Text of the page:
For the people who already have “sharp” skills that they want to point at a government problem, read Cyd Harrell’s book A Civic Technologist’s Practice Guide. Then start researching public institutions that might want your skills. Consider what questions or problems or issues you are especially passionate about, where you would like to apply your skills, and then think about which organizations can affect them and work from there. The thing I believe is most critical to success for anyone going into government is a basic understanding of how government works and its incentive structure—what makes it tick. Cyd’s book helps get you in the sort of emotional place and mindset to be able to make the kind of progress you want to see. Figuring out how to operate and how to be in that space to be effective— I think her book does both of those things remarkably well. Another great book is Seeing Like a State, which is fantastic for understanding why the government functions as it does, especially with regard to incentives.
The skills that tend to be the most immediately and broadly valuable are user experience research, visual design, service design, and any kind of programming – but especially people who are comfortable on both the front end and the immediate back end, those who are comfortable taking something a visual designer will hand them and turning it into a thing.
I think data skills are important as well, though it’s important to note distinctions between data skills. For example: Public policy schools specialize in statistics, macroeconomics, and produce students who are really good at crunching datasets. But that is distinct from people who can think about the process and manner in which data is collected and flows through a system, and how it is stored. That's the part that tends to be most acutely relevant to modernizing government products and systems. Government is full of economists and statisticians but what it does not as much of is people who really understand how data is collected, stored, managed, and moved.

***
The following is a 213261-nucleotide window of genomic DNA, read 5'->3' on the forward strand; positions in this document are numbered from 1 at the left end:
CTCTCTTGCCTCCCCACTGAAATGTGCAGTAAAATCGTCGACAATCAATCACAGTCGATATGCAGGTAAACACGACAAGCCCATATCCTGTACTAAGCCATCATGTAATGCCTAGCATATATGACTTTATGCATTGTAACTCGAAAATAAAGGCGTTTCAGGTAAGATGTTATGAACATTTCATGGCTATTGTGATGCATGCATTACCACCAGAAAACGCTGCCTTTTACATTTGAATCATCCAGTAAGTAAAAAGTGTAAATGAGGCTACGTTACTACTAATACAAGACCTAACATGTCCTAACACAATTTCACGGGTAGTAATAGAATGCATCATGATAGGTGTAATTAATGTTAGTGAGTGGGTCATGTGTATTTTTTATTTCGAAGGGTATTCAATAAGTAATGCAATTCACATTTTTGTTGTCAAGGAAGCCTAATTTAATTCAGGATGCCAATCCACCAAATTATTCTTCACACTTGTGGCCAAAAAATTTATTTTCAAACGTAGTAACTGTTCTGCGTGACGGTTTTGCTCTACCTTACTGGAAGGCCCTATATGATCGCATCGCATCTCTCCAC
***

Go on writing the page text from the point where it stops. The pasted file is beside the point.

What is different about design in civic tech or public interest tech than design outside of those settings?
I’ll answer this in terms of civic tech. First, let me say that when I say “design” I do not mean “making things pretty.” I mean a diverse set of design skills and methods that make products and services accessible, usable, and useful. At the end of the day, I think design is about effectively solving a problem for someone that is not you.
In the places that it's happening it has been ground breaking, and has opened the eyes of the people managing programs. To my mind, there are essentially two key elements about design in the civic tech space: (1) a completely different way of operating and (2) a different set of norms related to defining success and prioritization. This is basically the switch from, “What do we need as a business?” to “What are the needs of the people we are trying to serve and what works for them / their environment / their constraints?” It’s also introducing comfort with the notion that (1) designing with users throughout the process is more likely to achieve the outcome you are aiming for, and (2) you cannot be an expert on someone else's experience.